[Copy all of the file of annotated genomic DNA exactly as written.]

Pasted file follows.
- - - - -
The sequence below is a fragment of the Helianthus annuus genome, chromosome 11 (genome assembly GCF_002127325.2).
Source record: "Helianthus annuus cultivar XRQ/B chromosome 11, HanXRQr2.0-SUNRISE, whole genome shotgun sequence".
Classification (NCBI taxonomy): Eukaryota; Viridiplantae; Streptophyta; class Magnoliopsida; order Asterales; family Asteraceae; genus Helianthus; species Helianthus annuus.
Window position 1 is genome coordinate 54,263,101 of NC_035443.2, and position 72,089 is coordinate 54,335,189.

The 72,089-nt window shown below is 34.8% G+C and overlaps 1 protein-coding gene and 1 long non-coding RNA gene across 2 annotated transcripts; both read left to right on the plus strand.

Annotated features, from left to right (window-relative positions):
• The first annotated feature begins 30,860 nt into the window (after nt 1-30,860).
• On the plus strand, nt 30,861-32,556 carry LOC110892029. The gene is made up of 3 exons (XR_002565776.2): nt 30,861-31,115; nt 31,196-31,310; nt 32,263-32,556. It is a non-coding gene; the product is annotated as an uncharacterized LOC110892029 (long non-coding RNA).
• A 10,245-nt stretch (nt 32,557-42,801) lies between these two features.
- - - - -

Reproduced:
The sequence below is a fragment of the Helianthus annuus genome, chromosome 11 (genome assembly GCF_002127325.2).
Source record: "Helianthus annuus cultivar XRQ/B chromosome 11, HanXRQr2.0-SUNRISE, whole genome shotgun sequence".
Classification (NCBI taxonomy): Eukaryota; Viridiplantae; Streptophyta; class Magnoliopsida; order Asterales; family Asteraceae; genus Helianthus; species Helianthus annuus.
Window position 1 is genome coordinate 54,263,101 of NC_035443.2, and position 72,089 is coordinate 54,335,189.

The 72,089-nt window shown below is 34.8% G+C and overlaps 1 protein-coding gene and 1 long non-coding RNA gene across 2 annotated transcripts; both read left to right on the plus strand.

Annotated features, from left to right (window-relative positions):
• The first annotated feature begins 30,860 nt into the window (after nt 1-30,860).
• On the plus strand, nt 30,861-32,556 carry LOC110892029. The gene is made up of 3 exons (XR_002565776.2): nt 30,861-31,115; nt 31,196-31,310; nt 32,263-32,556. It is a non-coding gene; the product is annotated as an uncharacterized LOC110892029 (long non-coding RNA).
• A 10,245-nt stretch (nt 32,557-42,801) lies between these two features.